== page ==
Eminem Faces Spider-Man in a Rap Battle on a Special Marvel Variant Comic Cover

Christmas has indeed come early for Marvel comic nerds! In an unbelievable meeting of two worlds, Eminem can now be seen gracing the cover of a limited edition The Amazing Spider-Man book. While the “rap god” won’t appear in the comic series, creator Salvador Larroca has placed Eminem alongside the popular web-slinger on a comic book cover.

The Special Edition

The special variant edition of the Marvel comic will grace bookshelves from November 29. But there will be only 5000 print copies available to purchase, along with an additional 1000 limited prints of the more special spotlight version of the original book cover. You can also snag a copy via Eminem’s website. Paul Rosenberg, Eminem’s manager and CEO of Def Jam Recordings, stated that the idea for the special cover came from Haul, a creative agency specialized in designing Variant edition covers, fusing the comic world with real-life pop culture. Previously, Haul brought football star Saquon Barkley to a Black Panther cover and singing superstar The Notorious B.I.G. to a Deadpool cover. In this Spiderman-Eminem version, an influx of other Marvel superheroes can also be seen cheering the two on as Eminem freestyles. You can easily spot Miles Morales, Ghost-Spider, Luke Cage, and Daredevil in the background crowd.

The Idea of the Cover

Rosenberg stated that Eminem didn’t hesitate for a moment when he was approached with the idea. The “Beautiful” singer said that he has been a massive Spider-Man fan ever since he was a kid and so being on a book cover rap-battling with Spider-Man is a huge honor and thrilling experience for him. Keri Harris, the Chief Operating Officer, stated that it was a real honor to bring Spider-Man and Eminem together, slinging raps on the limited edition official Marvel variant The Amazing Spider-Man (2022) comic cover. Undoubtedly, fans will be lucky to hold a copy of this highly sought-after collectible.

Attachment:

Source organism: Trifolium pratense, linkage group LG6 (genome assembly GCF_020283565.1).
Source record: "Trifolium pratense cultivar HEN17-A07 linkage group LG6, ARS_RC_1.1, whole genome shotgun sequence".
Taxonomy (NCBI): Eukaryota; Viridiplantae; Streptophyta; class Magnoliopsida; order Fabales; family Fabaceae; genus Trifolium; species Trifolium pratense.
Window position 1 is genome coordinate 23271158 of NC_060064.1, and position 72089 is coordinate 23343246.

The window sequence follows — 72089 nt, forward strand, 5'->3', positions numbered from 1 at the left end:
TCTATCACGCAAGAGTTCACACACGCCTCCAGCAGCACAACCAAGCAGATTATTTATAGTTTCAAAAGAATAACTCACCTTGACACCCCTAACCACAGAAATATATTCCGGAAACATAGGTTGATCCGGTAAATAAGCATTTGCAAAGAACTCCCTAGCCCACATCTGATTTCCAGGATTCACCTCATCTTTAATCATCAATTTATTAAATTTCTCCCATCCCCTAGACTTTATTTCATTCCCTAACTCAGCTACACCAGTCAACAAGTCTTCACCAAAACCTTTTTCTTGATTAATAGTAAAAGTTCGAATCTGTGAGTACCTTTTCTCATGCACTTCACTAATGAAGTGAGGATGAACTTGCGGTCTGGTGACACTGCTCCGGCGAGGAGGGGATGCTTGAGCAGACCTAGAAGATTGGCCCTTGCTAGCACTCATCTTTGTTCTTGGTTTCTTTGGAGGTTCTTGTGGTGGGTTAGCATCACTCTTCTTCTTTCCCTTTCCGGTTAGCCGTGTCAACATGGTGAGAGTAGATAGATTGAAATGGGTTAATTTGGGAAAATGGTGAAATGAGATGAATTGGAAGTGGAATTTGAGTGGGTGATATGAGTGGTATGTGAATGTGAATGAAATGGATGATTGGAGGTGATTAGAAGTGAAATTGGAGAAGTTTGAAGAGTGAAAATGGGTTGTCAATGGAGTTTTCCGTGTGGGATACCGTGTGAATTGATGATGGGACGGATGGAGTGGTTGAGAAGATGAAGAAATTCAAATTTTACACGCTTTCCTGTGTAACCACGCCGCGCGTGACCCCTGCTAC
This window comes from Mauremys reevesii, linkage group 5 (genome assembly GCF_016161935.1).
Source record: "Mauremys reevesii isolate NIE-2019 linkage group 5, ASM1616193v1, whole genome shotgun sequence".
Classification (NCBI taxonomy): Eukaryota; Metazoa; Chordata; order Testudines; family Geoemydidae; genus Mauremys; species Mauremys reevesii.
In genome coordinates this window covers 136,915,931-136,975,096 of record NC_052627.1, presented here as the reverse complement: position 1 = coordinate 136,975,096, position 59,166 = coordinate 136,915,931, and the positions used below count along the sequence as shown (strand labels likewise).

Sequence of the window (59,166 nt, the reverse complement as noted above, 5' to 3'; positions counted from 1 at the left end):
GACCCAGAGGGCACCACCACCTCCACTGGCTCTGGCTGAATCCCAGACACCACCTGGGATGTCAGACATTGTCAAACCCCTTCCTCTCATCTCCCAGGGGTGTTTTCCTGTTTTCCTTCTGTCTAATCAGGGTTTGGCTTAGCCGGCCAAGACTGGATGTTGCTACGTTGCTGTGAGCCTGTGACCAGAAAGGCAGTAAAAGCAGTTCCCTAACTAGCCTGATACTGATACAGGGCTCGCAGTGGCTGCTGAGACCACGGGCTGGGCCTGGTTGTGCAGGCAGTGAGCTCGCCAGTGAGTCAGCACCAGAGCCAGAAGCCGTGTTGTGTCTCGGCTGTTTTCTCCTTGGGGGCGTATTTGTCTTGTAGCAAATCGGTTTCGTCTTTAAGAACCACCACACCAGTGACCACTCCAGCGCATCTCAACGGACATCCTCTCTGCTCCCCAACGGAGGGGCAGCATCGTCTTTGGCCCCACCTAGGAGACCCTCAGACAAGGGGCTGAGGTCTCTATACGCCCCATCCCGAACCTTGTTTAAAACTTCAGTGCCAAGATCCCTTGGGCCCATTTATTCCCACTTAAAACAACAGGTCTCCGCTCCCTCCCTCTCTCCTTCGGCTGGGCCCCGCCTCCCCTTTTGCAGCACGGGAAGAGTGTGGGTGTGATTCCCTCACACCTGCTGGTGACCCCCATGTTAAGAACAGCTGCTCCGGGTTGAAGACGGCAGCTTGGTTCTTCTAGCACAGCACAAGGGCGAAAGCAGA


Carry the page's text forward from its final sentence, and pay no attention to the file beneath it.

A Single Lego Piece Can Take Hundreds of Years to Break Down

Those who have stepped on a Lego and experienced the misfortune of doing so have probably noticed that the toy has no give. Another unpleasant consequence of these bricks and their lack of destructibility is that scientists have discovered it can take hundreds of years for them to break down in the ocean.

Lego Bricks Close-Up
A Single Lego Piece Can Take Hundreds of Years to Break Down

The Oceans Have All Kinds of Plastic

The oceans on Earth have many different kinds of plastic, however, estimating the time it takes for trash in the seawater to disintegrate is challenging. This is because it’s difficult to date the fragments of debris that have an unknown origin. However, for a single Lego part, it can be fairly easy.

Lego pieces have a distinct shape, and since the chemical additives that are used to make the Lego have changed significantly over time, the bricks have clues as to when they were made.

Research on Lego Blocks

A Single Lego Piece Can Take Hundreds of Years to Break Down

Andrew Turner works at the University of Plymouth in England as an environmental scientist. He and his colleagues were able to use an X-ray fluorescence spectrometer to measure the chemical composition of Lego blocks washed up on beaches.

Using the Lego’s chemical fingerprints, the team was able to identify that the particular Lego bricks were manufactured around and during the 1970s. Cadmium was the key chemical indicator as it was used to make bright red and yellow pigments from the 1970s-1980s. It has since been phased out.

The team used the X-ray fluorescence measurements to gauge how worn out the Lego pieces were during their 30 to 40 years at sea by matching them with pristine versions from the 1970s. The condition of the Lego suffered due to exposure to sunlight and abrasive sediment, so there was a big difference.

The weathered Lego versions had 30% to 40% less mass than the Legos in pristine condition. Based on this information, it can be estimated that a single Lego brick can take between 100 and 1,300 years to break down completely in the ocean.